West Delaware Launches Apprenticeship Program

Welding teacher Seth Harms shows Governor Kim Reynolds the welding lab at West Delaware High School.

Emily Klostermann

Welding teacher Seth Harms shows Governor Kim Reynolds the welding lab at West Delaware High School.

Emily Klostermann, Contents Editor

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Iowa Governor Kim Reynolds traveled to West Delaware High School on Sept. 13 to promote the newly formed welding apprenticeship program.

She (Governor Reynolds) really is passionate about our program here at West Delaware,” welding teacher Seth Harms said. “She wanted to check it out and hear from our sponsors.”

The program allows students to work at local businesses to earn their welding certificate while in high school. Students will complete 450 hours in the classroom and up to 2,000 hours working at Henderson’s, Paladin, or XL Trailers throughout two years.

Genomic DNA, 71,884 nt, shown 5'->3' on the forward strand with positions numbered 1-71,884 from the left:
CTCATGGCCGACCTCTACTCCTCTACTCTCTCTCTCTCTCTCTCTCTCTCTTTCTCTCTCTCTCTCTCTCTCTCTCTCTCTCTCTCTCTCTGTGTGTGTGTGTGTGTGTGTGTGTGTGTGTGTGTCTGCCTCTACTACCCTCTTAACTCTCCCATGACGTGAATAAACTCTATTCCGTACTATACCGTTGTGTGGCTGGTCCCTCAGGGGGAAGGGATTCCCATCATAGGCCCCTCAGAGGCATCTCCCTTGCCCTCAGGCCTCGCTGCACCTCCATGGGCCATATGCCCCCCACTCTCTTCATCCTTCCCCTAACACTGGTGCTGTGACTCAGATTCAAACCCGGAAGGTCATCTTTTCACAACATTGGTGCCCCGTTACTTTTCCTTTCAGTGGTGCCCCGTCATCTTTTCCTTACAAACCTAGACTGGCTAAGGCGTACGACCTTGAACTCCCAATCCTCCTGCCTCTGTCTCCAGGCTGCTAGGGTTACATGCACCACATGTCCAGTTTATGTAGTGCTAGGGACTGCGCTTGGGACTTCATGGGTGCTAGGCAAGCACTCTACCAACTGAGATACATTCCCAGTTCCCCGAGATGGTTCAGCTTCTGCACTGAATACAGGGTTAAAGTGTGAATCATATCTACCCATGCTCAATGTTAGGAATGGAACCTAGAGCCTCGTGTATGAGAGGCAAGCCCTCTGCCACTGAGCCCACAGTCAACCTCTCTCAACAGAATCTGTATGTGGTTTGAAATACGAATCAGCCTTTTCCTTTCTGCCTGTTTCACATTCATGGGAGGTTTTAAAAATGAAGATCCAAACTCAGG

Welding student Bo Juran said, “It is a great opportunity to get into a factory job faster and give me more experience.”

It caught me off guard when I was asked to speak in front of the governor. I was honored.”

— Bo Juran (12)

Welding students who are interested in the program must complete an application and be selected to participate.

Interested students will need to have some welding classes in their future, along with a great attitude and work ethic,” Harms said. “We will also look at the student’s grades and attendance from the previous year.”

Currently three students and three businesses are involved in the program, but Harms has plans to expand the program.

We have had more companies reach out to us showing interest as well,” Harms said. “Potentially, we could have up to 20 students that have an opportunity to do this in the future.”

Accepted students will begin work in early Oct. They will work on average 15 hours a week during the school year and 40 hours in the summer.

“If a student is involved in extracurricular activities, they can still be involved in the program,” Harms said. “But it will not work if the student is a four-sport athlete.”

While working, the students could potentially earn $30,000.

Harms said, “The money aspect is great, but the learning aspect of the program is priceless.”

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